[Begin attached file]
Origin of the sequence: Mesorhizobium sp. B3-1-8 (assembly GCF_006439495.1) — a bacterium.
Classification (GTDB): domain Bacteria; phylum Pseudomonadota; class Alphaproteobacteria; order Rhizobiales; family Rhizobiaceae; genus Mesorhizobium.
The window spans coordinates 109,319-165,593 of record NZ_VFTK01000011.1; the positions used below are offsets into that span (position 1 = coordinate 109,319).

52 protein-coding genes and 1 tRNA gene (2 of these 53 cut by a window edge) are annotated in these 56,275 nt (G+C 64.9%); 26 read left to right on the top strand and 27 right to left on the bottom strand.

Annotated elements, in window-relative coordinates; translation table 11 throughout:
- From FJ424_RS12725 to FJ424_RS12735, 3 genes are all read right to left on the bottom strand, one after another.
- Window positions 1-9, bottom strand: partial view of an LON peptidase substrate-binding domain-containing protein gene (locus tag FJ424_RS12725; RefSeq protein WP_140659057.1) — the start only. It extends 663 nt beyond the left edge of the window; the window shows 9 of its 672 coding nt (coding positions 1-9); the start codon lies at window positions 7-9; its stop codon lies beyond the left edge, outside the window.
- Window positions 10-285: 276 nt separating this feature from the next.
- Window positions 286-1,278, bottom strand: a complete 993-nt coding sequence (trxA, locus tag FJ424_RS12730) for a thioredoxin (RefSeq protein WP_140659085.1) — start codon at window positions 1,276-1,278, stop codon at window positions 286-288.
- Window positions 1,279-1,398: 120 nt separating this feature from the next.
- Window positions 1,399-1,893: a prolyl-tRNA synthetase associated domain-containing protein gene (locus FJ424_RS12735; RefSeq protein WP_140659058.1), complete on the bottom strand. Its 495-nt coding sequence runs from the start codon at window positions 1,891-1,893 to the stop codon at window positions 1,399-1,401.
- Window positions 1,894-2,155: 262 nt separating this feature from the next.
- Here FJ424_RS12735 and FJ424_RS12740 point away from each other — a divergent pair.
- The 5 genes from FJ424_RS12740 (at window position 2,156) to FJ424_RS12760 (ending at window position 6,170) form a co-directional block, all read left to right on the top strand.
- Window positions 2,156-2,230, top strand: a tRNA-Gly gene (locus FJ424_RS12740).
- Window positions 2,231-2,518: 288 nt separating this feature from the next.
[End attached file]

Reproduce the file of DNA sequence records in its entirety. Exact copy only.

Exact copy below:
Origin of the sequence: Mesorhizobium sp. B3-1-8 (assembly GCF_006439495.1) — a bacterium.
Classification (GTDB): domain Bacteria; phylum Pseudomonadota; class Alphaproteobacteria; order Rhizobiales; family Rhizobiaceae; genus Mesorhizobium.
The window spans coordinates 109,319-165,593 of record NZ_VFTK01000011.1; the positions used below are offsets into that span (position 1 = coordinate 109,319).

52 protein-coding genes and 1 tRNA gene (2 of these 53 cut by a window edge) are annotated in these 56,275 nt (G+C 64.9%); 26 read left to right on the top strand and 27 right to left on the bottom strand.

Annotated elements, in window-relative coordinates; translation table 11 throughout:
- From FJ424_RS12725 to FJ424_RS12735, 3 genes are all read right to left on the bottom strand, one after another.
- Window positions 1-9, bottom strand: partial view of an LON peptidase substrate-binding domain-containing protein gene (locus tag FJ424_RS12725; RefSeq protein WP_140659057.1) — the start only. It extends 663 nt beyond the left edge of the window; the window shows 9 of its 672 coding nt (coding positions 1-9); the start codon lies at window positions 7-9; its stop codon lies beyond the left edge, outside the window.
- Window positions 10-285: 276 nt separating this feature from the next.
- Window positions 286-1,278, bottom strand: a complete 993-nt coding sequence (trxA, locus tag FJ424_RS12730) for a thioredoxin (RefSeq protein WP_140659085.1) — start codon at window positions 1,276-1,278, stop codon at window positions 286-288.
- Window positions 1,279-1,398: 120 nt separating this feature from the next.
- Window positions 1,399-1,893: a prolyl-tRNA synthetase associated domain-containing protein gene (locus FJ424_RS12735; RefSeq protein WP_140659058.1), complete on the bottom strand. Its 495-nt coding sequence runs from the start codon at window positions 1,891-1,893 to the stop codon at window positions 1,399-1,401.
- Window positions 1,894-2,155: 262 nt separating this feature from the next.
- Here FJ424_RS12735 and FJ424_RS12740 point away from each other — a divergent pair.
- The 5 genes from FJ424_RS12740 (at window position 2,156) to FJ424_RS12760 (ending at window position 6,170) form a co-directional block, all read left to right on the top strand.
- Window positions 2,156-2,230, top strand: a tRNA-Gly gene (locus FJ424_RS12740).
- Window positions 2,231-2,518: 288 nt separating this feature from the next.